The inadequate evidence base for monitoring in chronic diseases
We often undertake projects with folk who visit the department, and for this systematic review, Ivan Moschetti visiting from Italy and Daniel Brandt from Canada did a great job, undertaking the majority of the spade-work.
Our conclusion is pretty straightforward: ‘Many guidelines for cardiovascular disease do not report clearly what to monitor and what to do if a change is detected. If no evidence is available to support a specific monitoring schedule, this should be explicit in the guideline, with a description of the new research that would fill the gap’.
A lot of money is spent on monitoring in chronic diseases, and based on what we found a considerable amount of it is wasted. Read more
Mobile phones and healthcare improvement
I remember as a medical student how averse to mobile phones the hospital environment was, particularly around patients on cardiac monitors, and even in hospital corridors. Thankfully, most hospitals are more sensible in their approach these days; allowing relatives and patients to use their phones in most hospital areas at a time when communication is very important to them.
Most of the fear around health risks posed by mobile phones has focussed on cancer. A major review of existing studies showed that mobile phone use led to “no increased risk within approximately 10 years of use for any tumor of the brain or any other head tumor”. This data is particularly strong for fast-growing tumors (e.g. malignant glioma). On the other hand, for slow-growing tumors (e.g. meningioma and acoustic neuroma), the observation periods of mobile phone use within studies have been too short. Similarly, a case-control study published this year in the BMJ showed no association between risk of early childhood cancers and maternal exposure to mobile phone base stations during pregnancy.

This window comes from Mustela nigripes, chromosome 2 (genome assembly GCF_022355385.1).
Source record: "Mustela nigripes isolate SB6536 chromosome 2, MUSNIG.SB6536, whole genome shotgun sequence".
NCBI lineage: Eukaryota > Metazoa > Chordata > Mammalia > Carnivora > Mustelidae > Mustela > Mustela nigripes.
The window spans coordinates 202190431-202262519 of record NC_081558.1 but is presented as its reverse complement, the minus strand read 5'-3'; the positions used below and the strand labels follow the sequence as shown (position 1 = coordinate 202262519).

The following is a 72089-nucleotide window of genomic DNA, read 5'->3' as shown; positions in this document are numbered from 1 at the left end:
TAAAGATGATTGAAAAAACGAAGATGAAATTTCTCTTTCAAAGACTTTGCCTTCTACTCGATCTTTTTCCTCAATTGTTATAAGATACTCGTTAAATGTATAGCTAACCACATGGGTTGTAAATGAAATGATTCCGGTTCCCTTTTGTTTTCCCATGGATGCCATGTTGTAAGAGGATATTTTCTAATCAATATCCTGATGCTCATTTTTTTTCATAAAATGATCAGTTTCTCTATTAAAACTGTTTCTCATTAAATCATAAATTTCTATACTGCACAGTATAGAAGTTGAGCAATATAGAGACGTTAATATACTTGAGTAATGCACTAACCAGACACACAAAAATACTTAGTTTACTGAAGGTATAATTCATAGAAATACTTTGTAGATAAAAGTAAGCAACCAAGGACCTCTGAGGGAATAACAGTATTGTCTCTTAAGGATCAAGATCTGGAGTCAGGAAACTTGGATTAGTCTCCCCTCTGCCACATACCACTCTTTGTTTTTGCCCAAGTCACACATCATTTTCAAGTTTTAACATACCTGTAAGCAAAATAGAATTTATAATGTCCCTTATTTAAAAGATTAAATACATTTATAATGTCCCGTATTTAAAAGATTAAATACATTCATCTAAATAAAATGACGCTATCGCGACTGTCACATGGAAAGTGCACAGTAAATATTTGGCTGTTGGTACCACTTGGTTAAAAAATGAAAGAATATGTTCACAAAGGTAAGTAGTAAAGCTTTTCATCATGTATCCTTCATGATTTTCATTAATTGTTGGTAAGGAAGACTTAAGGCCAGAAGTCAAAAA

It turns out that mobile phones are of great interest to medical researchers: 2602 hits in Pubmed to-date with 160 review articles. For over 10 years, the potential of telemedicine and mobile phones as a force for good in healthcare has been explored. The benefits of mobile phone usage in disease management programmes have been found across many diseases, from reducing frequency and duration of heart failure hospitalisations and self-monitoring of glucose in diabetes to obesity and hypertension.
A systematic review titled, “Healthcare via cell phones identified 25 studies that evaluated cell phone voice and text messaging interventions, with 20 randomized controlled trials and 5 controlled studies. “Frequency of message delivery ranged from 5 times per day for diabetes and smoking cessation support to once a week for advice on how to overcome barriers and maintain regular physical activity. Significant improvements were noted in compliance with medicine taking, asthma symptoms, HbA1C, stress levels, smoking quit rates, and self-efficacy, …….with implications for both patients and providers.”
As bluetooth technology improves to allow remote assessment of patients, particularly in blood pressure monitoring, it seems that mobile phones may represent one of those rare technological advances that can also be useful in low resource settings. The Lancet Online published the results of a randomised controlled trial from Kenya today showing that mobile phone communication between health-care workers and patients starting antiretroviral therapy improves adherence to therapy. 538 clinic patients starting antiretrovirals were randomised to either receive weekly SMS messages from a clinic nurse or to standard care with impressive NNTs. To achieve greater than 95% adherence, only 9 patients needed to receive SMS messages, and to achieve suppression of the viral load of HIV only 11 patients needed to get SMS reminders. The (SMS) message is very clear. Health professionals have to stay afloat of technology and use all available tools to improve healthcare outcomes, maybe even more so in resource-poor settings.